By Jeanne Giardino-Zanegood
Once Upon a Time…
I always get chills when I read these first few words contained in many children’s books. They bring me back to a simpler time when reading was filled with colorful illustrations, playful words, and the promise of happily ever after.
My daughters, ages 7 and 10, are voracious readers and they moved quickly from picture books to chapter books by 1st grade. While I would delight in their accomplishment reading books like The Magic Treehouse series it worried me that they might not recall the joys of reading books that could tell a story in both illustrations and words. Our weekly trips to the public library to check out books no longer included time in the children’s reading room, but instead we sat on the floor in the juvenile fiction section looking for books by Sunshine State Nominees and Newberry Award winners for excellence in writing. Would my children ever remember the Caldecott-awarded picture books of their childhood and the beauty they possess?
Did you know that children’s literature covers topics such as history/political science, building and maintaining relationships, coping strategies and even retells the literary classics? That you can help children understand the complexities of the human experience all from reading a picture book. One of my favorite books is about teaching children about social injustice and the conceptual foundation for civil rights/animal rights.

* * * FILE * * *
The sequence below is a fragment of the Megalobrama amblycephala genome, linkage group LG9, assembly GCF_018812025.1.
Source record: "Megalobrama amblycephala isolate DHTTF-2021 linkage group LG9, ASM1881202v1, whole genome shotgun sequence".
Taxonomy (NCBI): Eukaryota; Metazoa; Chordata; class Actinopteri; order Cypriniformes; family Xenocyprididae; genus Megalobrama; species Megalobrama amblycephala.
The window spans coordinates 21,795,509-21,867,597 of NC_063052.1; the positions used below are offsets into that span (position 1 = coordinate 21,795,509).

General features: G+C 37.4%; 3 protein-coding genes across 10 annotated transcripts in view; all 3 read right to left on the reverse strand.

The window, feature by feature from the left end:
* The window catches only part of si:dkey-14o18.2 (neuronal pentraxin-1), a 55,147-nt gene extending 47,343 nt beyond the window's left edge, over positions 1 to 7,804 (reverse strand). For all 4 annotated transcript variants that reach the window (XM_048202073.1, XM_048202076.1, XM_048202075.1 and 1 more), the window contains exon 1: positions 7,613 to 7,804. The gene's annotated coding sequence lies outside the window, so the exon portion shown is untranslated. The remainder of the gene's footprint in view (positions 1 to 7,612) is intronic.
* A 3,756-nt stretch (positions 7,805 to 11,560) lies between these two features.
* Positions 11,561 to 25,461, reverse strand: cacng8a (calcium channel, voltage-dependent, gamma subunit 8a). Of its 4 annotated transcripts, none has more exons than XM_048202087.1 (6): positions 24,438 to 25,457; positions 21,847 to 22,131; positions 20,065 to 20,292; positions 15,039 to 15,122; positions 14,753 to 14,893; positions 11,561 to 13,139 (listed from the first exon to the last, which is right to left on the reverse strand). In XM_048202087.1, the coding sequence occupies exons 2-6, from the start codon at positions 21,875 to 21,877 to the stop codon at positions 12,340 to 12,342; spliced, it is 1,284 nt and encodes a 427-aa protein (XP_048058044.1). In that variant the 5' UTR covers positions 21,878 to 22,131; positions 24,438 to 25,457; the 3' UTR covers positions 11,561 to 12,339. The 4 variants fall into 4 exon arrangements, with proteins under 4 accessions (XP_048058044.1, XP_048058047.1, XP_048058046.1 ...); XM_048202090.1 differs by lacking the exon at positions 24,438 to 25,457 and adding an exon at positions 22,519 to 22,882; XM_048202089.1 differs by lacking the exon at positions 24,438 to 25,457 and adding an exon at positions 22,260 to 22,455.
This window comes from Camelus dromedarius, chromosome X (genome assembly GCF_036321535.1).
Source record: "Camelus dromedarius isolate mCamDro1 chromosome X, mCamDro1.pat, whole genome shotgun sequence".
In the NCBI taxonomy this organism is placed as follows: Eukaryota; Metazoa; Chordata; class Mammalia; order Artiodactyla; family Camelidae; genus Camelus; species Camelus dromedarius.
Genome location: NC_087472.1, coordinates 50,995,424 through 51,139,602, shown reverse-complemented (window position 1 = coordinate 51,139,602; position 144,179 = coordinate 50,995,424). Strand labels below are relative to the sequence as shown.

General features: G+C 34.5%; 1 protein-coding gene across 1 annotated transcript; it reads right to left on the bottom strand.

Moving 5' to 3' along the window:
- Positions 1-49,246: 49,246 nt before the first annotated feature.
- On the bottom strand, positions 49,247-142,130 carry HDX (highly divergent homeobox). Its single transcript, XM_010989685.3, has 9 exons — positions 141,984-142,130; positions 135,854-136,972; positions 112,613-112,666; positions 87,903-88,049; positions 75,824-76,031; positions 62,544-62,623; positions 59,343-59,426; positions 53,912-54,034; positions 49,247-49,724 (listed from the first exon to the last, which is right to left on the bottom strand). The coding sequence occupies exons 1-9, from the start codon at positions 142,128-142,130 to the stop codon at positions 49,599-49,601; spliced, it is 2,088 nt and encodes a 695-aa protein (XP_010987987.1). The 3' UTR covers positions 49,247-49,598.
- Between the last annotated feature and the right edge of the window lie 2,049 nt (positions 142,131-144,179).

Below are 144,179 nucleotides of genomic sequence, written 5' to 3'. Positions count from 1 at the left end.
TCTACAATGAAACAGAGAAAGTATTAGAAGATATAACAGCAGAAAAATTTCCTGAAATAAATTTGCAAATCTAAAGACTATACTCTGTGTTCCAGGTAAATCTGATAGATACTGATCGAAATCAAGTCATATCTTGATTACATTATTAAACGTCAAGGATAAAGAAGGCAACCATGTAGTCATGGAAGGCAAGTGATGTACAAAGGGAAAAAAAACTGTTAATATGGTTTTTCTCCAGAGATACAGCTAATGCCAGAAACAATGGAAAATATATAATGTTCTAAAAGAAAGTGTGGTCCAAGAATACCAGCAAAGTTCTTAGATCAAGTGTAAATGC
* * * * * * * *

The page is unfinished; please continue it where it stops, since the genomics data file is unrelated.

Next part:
In Doreen Cronin’s book Click, Clack, Moo: Cows that Type, “The animals in Farmer Brown’s barn are unhappy with the way they are being treated. All day long they post typewritten notes to Farmer Brown, demanding better working conditions. Ultimately, the cows and hens threaten to go on strike. Click, Clack, Moo, a Caldecott Honor book, is a humorous and thought-provoking analogy that demonstrates the importance of taking action in the face of injustice.”*
This is what you get when you have a trained lawyer write a children’s book.
Reading picture books such as, Click, Clack Moo: Cows That Type, at the different grade levels will solicit a wide spectrum of responses based on prior knowledge. Looking at the ever changing landscape of educational standards children are being asked to master at a young age, picture books open doors to deep discussion with the support of rich, meaningful text. Parents and teachers can pull a variety of topics from this beautifully illustrated and cleverly written book such as life on a farm, fiction vs. non-fiction, and fairness. Click, Clack Moo: Cows That Type is a 2nd grade level picture book, but with the the import of higher level vocabulary words in the story such as: compromise, negotiate, improve and strike; students can begin to explore historical/current events and dare I say even maybe cultivate some interesting dinner time conversation with children of a variety of ages.
I used Doreen Cronin’s book as it is one of my daughters’ favorite books to read both independently and as a read-aloud. When they were preschoolers it was a silly story about farm animals who wanted to use electric blankets in the barn to keep warm at night. As the girls grew it morphed into a parable and became a lesson in communication, negotiating, conflict resolution and passive resistance.